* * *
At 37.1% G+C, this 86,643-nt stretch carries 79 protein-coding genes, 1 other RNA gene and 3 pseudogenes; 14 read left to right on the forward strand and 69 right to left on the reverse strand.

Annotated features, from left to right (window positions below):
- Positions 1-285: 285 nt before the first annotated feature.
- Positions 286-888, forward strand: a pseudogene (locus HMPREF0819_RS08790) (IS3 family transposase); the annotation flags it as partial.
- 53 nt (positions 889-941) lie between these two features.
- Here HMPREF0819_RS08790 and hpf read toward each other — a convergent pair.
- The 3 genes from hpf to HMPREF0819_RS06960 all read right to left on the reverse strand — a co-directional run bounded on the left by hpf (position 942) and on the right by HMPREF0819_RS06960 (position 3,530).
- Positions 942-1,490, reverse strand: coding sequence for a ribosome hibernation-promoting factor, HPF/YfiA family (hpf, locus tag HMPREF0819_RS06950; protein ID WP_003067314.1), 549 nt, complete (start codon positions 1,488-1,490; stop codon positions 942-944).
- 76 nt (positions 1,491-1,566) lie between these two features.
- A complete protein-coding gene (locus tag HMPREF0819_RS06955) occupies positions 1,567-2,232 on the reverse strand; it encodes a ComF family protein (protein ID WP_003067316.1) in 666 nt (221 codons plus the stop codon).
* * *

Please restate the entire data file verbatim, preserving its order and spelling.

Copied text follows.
At 37.1% G+C, this 86,643-nt stretch carries 79 protein-coding genes, 1 other RNA gene and 3 pseudogenes; 14 read left to right on the forward strand and 69 right to left on the reverse strand.

Annotated features, from left to right (window positions below):
- Positions 1-285: 285 nt before the first annotated feature.
- Positions 286-888, forward strand: a pseudogene (locus HMPREF0819_RS08790) (IS3 family transposase); the annotation flags it as partial.
- 53 nt (positions 889-941) lie between these two features.
- Here HMPREF0819_RS08790 and hpf read toward each other — a convergent pair.
- The 3 genes from hpf to HMPREF0819_RS06960 all read right to left on the reverse strand — a co-directional run bounded on the left by hpf (position 942) and on the right by HMPREF0819_RS06960 (position 3,530).
- Positions 942-1,490, reverse strand: coding sequence for a ribosome hibernation-promoting factor, HPF/YfiA family (hpf, locus tag HMPREF0819_RS06950; protein ID WP_003067314.1), 549 nt, complete (start codon positions 1,488-1,490; stop codon positions 942-944).
- 76 nt (positions 1,491-1,566) lie between these two features.
- A complete protein-coding gene (locus tag HMPREF0819_RS06955) occupies positions 1,567-2,232 on the reverse strand; it encodes a ComF family protein (protein ID WP_003067316.1) in 666 nt (221 codons plus the stop codon).